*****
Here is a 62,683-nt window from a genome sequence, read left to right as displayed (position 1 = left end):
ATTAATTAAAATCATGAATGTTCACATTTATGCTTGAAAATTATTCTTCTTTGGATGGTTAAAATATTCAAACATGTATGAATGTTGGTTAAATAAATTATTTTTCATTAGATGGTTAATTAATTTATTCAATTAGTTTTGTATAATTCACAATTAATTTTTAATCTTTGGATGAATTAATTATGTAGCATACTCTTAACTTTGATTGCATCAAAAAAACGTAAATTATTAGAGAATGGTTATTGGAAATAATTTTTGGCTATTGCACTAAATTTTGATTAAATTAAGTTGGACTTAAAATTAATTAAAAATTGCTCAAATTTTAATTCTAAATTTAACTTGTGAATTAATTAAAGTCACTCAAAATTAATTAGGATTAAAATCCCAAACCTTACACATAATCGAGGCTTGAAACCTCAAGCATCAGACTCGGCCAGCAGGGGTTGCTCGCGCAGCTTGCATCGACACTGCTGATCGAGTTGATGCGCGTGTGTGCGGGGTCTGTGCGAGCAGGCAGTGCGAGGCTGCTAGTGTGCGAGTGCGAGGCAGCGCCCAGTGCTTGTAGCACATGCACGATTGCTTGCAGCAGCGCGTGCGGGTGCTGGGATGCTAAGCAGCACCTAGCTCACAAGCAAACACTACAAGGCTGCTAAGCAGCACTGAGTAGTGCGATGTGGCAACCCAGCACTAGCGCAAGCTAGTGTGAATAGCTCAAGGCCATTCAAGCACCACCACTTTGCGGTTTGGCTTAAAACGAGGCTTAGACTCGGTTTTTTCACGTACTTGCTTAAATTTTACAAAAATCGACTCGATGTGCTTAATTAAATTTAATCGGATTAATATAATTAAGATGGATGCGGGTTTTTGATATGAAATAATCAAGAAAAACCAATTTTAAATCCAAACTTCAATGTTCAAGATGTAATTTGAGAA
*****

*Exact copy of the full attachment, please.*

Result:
Here is a 62,683-nt window from a genome sequence, read left to right as displayed (position 1 = left end):
ATTAATTAAAATCATGAATGTTCACATTTATGCTTGAAAATTATTCTTCTTTGGATGGTTAAAATATTCAAACATGTATGAATGTTGGTTAAATAAATTATTTTTCATTAGATGGTTAATTAATTTATTCAATTAGTTTTGTATAATTCACAATTAATTTTTAATCTTTGGATGAATTAATTATGTAGCATACTCTTAACTTTGATTGCATCAAAAAAACGTAAATTATTAGAGAATGGTTATTGGAAATAATTTTTGGCTATTGCACTAAATTTTGATTAAATTAAGTTGGACTTAAAATTAATTAAAAATTGCTCAAATTTTAATTCTAAATTTAACTTGTGAATTAATTAAAGTCACTCAAAATTAATTAGGATTAAAATCCCAAACCTTACACATAATCGAGGCTTGAAACCTCAAGCATCAGACTCGGCCAGCAGGGGTTGCTCGCGCAGCTTGCATCGACACTGCTGATCGAGTTGATGCGCGTGTGTGCGGGGTCTGTGCGAGCAGGCAGTGCGAGGCTGCTAGTGTGCGAGTGCGAGGCAGCGCCCAGTGCTTGTAGCACATGCACGATTGCTTGCAGCAGCGCGTGCGGGTGCTGGGATGCTAAGCAGCACCTAGCTCACAAGCAAACACTACAAGGCTGCTAAGCAGCACTGAGTAGTGCGATGTGGCAACCCAGCACTAGCGCAAGCTAGTGTGAATAGCTCAAGGCCATTCAAGCACCACCACTTTGCGGTTTGGCTTAAAACGAGGCTTAGACTCGGTTTTTTCACGTACTTGCTTAAATTTTACAAAAATCGACTCGATGTGCTTAATTAAATTTAATCGGATTAATATAATTAAGATGGATGCGGGTTTTTGATATGAAATAATCAAGAAAAACCAATTTTAAATCCAAACTTCAATGTTCAAGATGTAATTTGAGAA